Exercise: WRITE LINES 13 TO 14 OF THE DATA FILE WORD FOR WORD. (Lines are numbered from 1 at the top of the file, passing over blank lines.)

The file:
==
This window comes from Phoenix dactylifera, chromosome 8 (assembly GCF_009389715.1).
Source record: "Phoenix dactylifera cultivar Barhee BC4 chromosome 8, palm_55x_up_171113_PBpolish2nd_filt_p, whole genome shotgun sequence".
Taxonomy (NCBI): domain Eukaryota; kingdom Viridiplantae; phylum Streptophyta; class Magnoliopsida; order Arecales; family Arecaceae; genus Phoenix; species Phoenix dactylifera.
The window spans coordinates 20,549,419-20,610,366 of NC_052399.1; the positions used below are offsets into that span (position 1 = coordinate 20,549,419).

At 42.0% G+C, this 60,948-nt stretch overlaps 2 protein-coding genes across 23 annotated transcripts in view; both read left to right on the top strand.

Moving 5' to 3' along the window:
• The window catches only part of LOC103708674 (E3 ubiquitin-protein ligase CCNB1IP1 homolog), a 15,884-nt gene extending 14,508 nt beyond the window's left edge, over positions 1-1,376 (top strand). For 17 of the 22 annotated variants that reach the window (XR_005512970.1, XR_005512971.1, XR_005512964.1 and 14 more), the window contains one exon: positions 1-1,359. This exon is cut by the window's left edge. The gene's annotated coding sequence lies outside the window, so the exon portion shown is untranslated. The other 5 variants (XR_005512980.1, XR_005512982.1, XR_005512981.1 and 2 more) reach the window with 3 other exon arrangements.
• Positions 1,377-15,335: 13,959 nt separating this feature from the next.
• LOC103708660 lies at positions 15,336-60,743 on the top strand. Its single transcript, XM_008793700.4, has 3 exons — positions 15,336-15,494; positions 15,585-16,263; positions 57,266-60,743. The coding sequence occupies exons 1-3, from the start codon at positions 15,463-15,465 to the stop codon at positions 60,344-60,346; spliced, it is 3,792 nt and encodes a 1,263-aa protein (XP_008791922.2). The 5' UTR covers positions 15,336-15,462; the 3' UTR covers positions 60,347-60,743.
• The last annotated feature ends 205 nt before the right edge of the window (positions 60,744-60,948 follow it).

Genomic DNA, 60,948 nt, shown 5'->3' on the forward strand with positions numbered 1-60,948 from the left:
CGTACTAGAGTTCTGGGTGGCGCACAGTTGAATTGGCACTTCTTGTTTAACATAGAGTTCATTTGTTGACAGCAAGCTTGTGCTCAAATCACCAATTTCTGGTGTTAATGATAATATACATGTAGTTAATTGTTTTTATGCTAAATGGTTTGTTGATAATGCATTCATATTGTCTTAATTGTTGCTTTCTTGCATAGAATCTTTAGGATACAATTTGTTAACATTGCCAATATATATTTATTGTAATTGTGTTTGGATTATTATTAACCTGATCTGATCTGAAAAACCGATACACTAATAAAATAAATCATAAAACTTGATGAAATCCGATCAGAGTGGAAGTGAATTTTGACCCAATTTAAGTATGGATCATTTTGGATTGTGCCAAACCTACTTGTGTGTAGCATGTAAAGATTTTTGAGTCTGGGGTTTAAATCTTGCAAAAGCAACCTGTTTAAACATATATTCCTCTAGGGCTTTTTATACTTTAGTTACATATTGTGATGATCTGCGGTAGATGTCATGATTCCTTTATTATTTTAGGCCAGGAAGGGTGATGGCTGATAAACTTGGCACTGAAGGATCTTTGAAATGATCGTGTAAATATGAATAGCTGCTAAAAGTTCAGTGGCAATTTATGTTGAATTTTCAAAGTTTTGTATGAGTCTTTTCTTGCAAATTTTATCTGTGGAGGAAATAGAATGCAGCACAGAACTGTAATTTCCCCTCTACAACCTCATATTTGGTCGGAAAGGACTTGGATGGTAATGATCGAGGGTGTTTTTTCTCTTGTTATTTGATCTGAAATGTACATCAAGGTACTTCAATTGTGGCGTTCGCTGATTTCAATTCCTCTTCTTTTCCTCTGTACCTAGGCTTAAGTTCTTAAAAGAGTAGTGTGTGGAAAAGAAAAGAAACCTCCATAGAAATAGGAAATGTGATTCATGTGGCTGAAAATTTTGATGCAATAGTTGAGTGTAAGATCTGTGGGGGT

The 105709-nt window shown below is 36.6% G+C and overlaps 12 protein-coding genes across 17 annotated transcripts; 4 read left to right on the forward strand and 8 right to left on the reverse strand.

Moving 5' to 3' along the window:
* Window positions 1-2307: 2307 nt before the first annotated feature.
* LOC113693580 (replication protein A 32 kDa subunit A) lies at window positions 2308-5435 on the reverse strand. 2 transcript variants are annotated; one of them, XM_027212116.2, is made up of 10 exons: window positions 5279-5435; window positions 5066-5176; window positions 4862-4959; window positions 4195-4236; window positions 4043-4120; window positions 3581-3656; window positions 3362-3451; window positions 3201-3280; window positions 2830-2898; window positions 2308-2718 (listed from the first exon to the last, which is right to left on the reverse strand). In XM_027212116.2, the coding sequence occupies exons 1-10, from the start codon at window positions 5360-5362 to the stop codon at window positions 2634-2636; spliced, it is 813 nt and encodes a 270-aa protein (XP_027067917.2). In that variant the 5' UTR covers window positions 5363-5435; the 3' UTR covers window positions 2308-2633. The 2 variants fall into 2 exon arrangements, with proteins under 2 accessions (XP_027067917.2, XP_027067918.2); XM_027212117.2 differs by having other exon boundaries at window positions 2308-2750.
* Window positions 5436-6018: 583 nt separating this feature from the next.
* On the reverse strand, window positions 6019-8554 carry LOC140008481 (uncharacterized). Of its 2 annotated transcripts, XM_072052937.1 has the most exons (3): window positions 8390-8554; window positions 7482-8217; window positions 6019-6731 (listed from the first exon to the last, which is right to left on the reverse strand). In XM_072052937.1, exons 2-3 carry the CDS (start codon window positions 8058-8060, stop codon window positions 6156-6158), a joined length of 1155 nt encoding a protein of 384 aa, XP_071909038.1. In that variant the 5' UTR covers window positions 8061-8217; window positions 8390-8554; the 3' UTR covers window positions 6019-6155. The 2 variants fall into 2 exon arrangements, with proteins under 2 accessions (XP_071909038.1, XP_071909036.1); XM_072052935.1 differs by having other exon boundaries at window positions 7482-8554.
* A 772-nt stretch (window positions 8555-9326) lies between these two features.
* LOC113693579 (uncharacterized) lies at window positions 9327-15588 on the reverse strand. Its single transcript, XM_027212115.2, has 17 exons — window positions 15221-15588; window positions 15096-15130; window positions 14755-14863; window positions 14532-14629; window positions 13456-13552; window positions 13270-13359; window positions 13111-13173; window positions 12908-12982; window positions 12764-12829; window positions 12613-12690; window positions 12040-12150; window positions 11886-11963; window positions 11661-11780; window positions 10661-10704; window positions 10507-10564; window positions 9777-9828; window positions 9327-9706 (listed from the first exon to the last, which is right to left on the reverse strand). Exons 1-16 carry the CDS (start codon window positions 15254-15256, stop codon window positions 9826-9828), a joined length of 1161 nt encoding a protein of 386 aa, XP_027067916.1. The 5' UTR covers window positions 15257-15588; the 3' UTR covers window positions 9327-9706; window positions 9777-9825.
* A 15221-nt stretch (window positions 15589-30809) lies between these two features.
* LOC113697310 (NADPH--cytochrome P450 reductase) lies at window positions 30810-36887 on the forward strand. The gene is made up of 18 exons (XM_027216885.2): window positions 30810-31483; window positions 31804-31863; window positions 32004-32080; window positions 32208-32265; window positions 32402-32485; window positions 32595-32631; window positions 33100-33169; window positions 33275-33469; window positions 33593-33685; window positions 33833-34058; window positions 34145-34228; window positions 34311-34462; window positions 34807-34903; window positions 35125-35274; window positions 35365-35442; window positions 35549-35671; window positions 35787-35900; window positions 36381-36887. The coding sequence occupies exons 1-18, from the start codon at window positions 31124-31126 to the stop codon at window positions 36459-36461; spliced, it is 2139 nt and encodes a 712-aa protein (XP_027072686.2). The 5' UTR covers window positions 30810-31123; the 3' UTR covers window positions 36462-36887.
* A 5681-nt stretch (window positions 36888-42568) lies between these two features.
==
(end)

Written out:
The 105709-nt window shown below is 36.6% G+C and overlaps 12 protein-coding genes across 17 annotated transcripts; 4 read left to right on the forward strand and 8 right to left on the reverse strand.

Moving 5' to 3' along the window: